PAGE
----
> Bachelors in linguistics, computer science, artificial intelligence or a comparable bachelor’s programme are encouraged to apply. Programming skills are not required, but candidates do need a clear motivation and a firm linguistic background.
> Take a look at the website of the CLTL for information about the program and the CLTL research group: http://www.cltl.nl/le for details.
> For more information on the MPhil Linguistics, admission and application, visit the VU University at: http://www.vu.nl/en/programmes/international-masters/programmes/l-m/linguistics-research/index.asp
Somewhere some part of me wants to respond “I do not think that means what you think it means” but another part of me recognizes that I am just fascinated by how these things are playing out.
Useful: [FreeCite]: “FreeCite is an open-source application that parses document citations into fielded data. You can use it as a web application or a service. You can also download the source and run FreeCite on your own server. FreeCite is distributed under the MIT license.”
In addition to the Map of Metaphor in English, there is also [Visual Correspondence], a project to make available not only the contents of correspondence but also the metadata — who received the letter? who else was a correspondent? — and to make all of this data and metadata available for visualization.
The European Summer University in Digital Humanities takes place across 11 days. The intensive
programme consists of workshops, public lectures, regular project
presentations, a poster session and a panel discussion. The *workshop
programme* is composed of the following thematic strands:
* XML-TEI encoding, structuring and rendering
* Methods and Tools for the Corpus Annotation of Historical and
Contemporary Written Texts
* Comparing Corpora
* Spoken Language and Multimodal Corpora
* Basic Statistics and Visualization with R
* Open Greek and Latin
* Digital Editions and Editorial Theory: Historical Texts and Documents
* Spatial Analysis in the Humanities
* Building Thematic Research Collections with Drupal
* Introduction to Project Management
Each workshop consists of a total of 16 sessions or 32 week-hours. The
number of participants in each workshop is limited to 10. Workshops are
structured in such a way that participants can either take the two
blocks of one workshop or two blocks from different workshops.
The description of all workshops can be found [here](http://www.culingtec.uni-leipzig.de/ESU_C_T/node/481) in at least two languages. Short bios in at least two languages are available of most [workshop leaders](http://www.culingtec.uni-leipzig.de/ESU_C_T/node/488).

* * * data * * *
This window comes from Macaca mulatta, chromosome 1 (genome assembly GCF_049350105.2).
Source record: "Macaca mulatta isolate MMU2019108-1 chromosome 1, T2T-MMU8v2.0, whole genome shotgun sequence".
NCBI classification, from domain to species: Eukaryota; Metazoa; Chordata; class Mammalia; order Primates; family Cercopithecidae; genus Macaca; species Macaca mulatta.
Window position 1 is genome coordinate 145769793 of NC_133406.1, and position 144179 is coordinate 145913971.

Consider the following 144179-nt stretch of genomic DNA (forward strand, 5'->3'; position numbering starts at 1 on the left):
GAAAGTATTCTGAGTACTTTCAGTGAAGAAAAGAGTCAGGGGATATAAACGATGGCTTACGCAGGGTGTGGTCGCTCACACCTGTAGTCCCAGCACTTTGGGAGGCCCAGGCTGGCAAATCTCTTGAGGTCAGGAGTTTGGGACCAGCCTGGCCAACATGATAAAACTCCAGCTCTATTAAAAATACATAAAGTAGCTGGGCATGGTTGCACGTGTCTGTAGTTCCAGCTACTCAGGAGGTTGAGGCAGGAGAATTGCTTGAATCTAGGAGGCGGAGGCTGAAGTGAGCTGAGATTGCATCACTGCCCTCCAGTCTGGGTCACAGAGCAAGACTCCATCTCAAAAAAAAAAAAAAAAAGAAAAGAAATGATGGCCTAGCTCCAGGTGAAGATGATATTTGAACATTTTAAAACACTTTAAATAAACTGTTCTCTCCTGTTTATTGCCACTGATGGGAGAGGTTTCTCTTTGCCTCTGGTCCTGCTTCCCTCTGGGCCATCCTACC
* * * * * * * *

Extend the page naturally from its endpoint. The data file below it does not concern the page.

From a recent _Humanist_:
> Date: Sat, 28 Feb 2015 13:52:01 +0000
> Subject: digital humanities at Bath Spa
> Recently I visited a small liberal arts university to the west of London, Bath Spa (http://www.bathspa.ac.uk), and was so impressed with what I found there that I invited my host, Professor Andrew Hugill, to write a brief description of his activities in digital humanities there. He sent the following.
>> Professor Andrew Hugill was appointed in April 2013 with a mission to develop the university’s digital portfolio. Hugill is a transdisciplinary academic, a composer who works in Music and Computer Science, as well as some of the wilder shores of French literature. He has a track record of creating cross-disciplinary entities, having established the Institute Of Creative Technologies at De Montfort University, which generated £7 million in external income under his direction.
>> In 2014, Hugill established the university-wide Centre for Creative Computing (CCC) at Bath Spa University, based at Corsham Court. This has already secured significant funding from NESTA (£125,000 for predictive analysis for museums) and an undisclosed industry partner, who is funding a postdoctoral research fellow. Working with his colleague Professor Hongji Yang, a software engineer, and Dr Jerry Fishenden, a new media researcher and developer, Hugill has established a network of 30 academics from all areas of the university, who are working on a range of projects. These include digital heritage, artistic creation, software development, and some secret projects, all of which aim to increase understanding of creative computing.
>> The CCC has already attracted 10 PhD students (all except one self-funding) and edits the International Journal of Creative Computing (Interscience). It has a programme of seminars and visiting lectures. Recent speakers include Prof Jim Hendler (lead scientist of the semantic web) and Prof Willard McCarty (Professor of Humanities Computing). It also runs a Masters course and in 2015 is launching an undergraduate programme that includes specialist pathways in Animation, Gaming and Software Development alongside a major/minor combination with a range of subjects from all the university Schools.